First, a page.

The Art of Mirriam Neal

//a girl’s guide to bromance

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Who doesn’t love a good bromance? Two guys with an intimate, platonic relationship sharing banter and life experiences – it’s my favorite relationship to write, and it’s usually the relationship I’m best at writing. (It’s probably just a cycle – it’s my favorite to write, therefore I write it more, therefore I have more practice.) From Aragorn and Legolas to Bucky and Steve, entertainment is full of endearing, gripping ‘bromances.’ But how do you write a good bromance? In this day and age, how do you write two characters of the same sex in an intimate, platonic relationship without everyone viewing them as something more? Well – you can’t.

If people will take David and Jonathan as gay, they will take any intimate, platonic pairing you give them as gay if they want to. In fact, if anyone ever ships two of your same-sex characters, you might as well take it as a compliment – congratulations! You wrote such a good, intimate, platonic friendship that people don’t know what to do with it, since Western culture has lost that aspect of friendship.

A NOTE BEFORE I CONTINUE: I have a brother and many male friends, so when it comes to guys, I’ve never had much trouble writing them. If you’ve never had a brother or male friends, this will be harder for you, but hopefully I’ll provide a little help.

HOWEVER. (Yes, this area of writing has many howevers.) There are badly-written bromances, and I’m here to help you avoid falling into some of the major pitfalls.

GUYS ARE NOT GIRLS.

Sure, it’s obvious, but hear me out – when girls first start writing bromances, chances are high they have no idea how to sound like a guy. It doesn’t matter how many guys they know or how many guys they’ve read about, when a girl starts to write her first bromances, those guys will sound like girls. This is where things get awkward. Two guys who sound like girls won’t feel like a bromance – they’ll feel like a romance, even if they never do anything strictly romantic. You don’t need to make out with someone for romantic undertones to slip through.

To avoid writing guys who sound like girls, there are a few things you can do. Some people have the ability to watch people interact and then boom, they’ve got it. (For instance, I’m much better at writing guys than girls, and I get told so on a regular basis. Why? I haven’t the slightest idea.) If you don’t have the ability to translate what you see to the page, then you can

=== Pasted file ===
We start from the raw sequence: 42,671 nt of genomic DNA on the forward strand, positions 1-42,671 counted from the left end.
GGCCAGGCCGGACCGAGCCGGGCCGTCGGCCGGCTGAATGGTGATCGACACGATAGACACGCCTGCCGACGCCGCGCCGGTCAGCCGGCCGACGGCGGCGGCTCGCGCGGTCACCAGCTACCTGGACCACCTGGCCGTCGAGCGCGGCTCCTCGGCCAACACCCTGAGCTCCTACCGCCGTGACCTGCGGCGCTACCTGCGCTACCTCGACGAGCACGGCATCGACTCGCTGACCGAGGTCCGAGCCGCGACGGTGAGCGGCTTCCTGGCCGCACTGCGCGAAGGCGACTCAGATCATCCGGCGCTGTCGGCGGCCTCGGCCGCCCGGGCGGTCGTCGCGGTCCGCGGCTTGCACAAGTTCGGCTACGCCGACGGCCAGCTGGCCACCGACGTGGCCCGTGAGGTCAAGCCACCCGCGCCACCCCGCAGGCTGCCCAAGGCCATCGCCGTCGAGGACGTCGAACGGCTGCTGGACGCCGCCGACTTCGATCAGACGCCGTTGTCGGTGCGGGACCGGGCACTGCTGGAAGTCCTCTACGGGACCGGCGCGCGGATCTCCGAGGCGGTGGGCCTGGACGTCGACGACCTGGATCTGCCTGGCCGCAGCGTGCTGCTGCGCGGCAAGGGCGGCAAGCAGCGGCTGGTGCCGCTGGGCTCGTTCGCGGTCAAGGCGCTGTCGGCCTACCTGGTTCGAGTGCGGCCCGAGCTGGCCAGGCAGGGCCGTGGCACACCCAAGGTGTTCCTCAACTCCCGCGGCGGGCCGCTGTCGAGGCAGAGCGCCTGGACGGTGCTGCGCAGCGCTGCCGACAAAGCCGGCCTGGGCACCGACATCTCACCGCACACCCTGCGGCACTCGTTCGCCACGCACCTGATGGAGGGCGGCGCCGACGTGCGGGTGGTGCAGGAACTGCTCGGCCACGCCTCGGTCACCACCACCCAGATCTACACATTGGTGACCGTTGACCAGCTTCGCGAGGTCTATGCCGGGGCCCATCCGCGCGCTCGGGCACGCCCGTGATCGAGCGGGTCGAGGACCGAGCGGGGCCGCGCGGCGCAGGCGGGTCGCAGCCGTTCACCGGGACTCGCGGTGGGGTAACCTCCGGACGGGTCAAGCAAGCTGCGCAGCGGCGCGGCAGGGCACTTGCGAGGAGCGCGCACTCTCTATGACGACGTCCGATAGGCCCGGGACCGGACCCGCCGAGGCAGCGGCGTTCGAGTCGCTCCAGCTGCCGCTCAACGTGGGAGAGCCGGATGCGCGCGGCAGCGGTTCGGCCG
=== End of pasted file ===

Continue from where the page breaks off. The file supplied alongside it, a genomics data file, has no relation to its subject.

• have a guy read an example of your writing and critique it. MAKE HIM UNDERSTAND YOU WANT CRITIQUE, because if a guy is willing to read your writing, chances are he’s a very polite person and won’t want to hurt your feelings. You need to have your feelings hurt as a writer. If you get negative critique, it’s going to happen, and you need it to develop. You absolutely cannot have the cavalier ‘I don’t need critique because I only write for X reason’ attitude if you want to improve.
  • double-think everything your male characters say and do until it becomes a habit. (Yeah, it’s work, but all good things require work.) You do not want your male character to sound like you if you’re a girl. Where you might squeal or whine, a guy might chuckle or grind his teeth. As a general rule, guys are less demonstrative with their emotions, and prefer to take the physical route. Even outgoing guys who are talkative and give hugs freely will react to things differently than a girl. For example: A guy isn’t going to say ‘EEEEK’ in a serious situation. I’ve seen many examples of this particular travesty, and it makes me want to stab myself in the eye with a pencil.
  • pay attention to guys. No, not with googly eyes, but with authorial eyes. Watch how they behave and interact, how they talk, their mannerisms and gestures and expressions. I often like to choose models for my fictional characters, because it gives me a foundation to work from. If I know the model’s mannerisms, voice inflection, and expressions, I can write them with no problem, and I don’t need to stress about whether I’m ‘getting it right.’
  • pay attention to well-written fictional bromances. I already mentioned Steve and Bucky and Aragorn and Legolas, but here are a few of my other favorites:

– Dustfinger and Mo (The Inkworld trilogy by Cornelia Funke)

– Lewis and Tegid (The Albion trilogy by Stephen Lawhead)

– practically everyone in the Silmarillion (Tolkien)

– Hellboy and Abe (the Hellboy movies)

– any male relationship in any Korean drama ever

– Darcy and Bingley (Pride and Prejudice)

– Commissioner Gordon and Harvey Bullock (Gotham)

– Miles and Monroe (Revolution)

– Dean and Cas (Supernatural. Sorry, Destiel shippers, but it is actually a bromance. Not a romance.)

– Roy Mustang and Maes Hughes (Fullmetal Alchemist)

– Xavier and Erik (X-Men)

– Obi-Wan and Anakin (Star Wars)

This is all I have time for today, but hopefully it’s a good starting point. As always, if you have any questions, feel free to ask in the comments! Also, during novel-writing months like NaNoWriMo and JuNoWriMo, most of my imagination and energy goes to writing a novel, not blogging. So if there’s something you want me to blog about, I’m currently open to suggestions!

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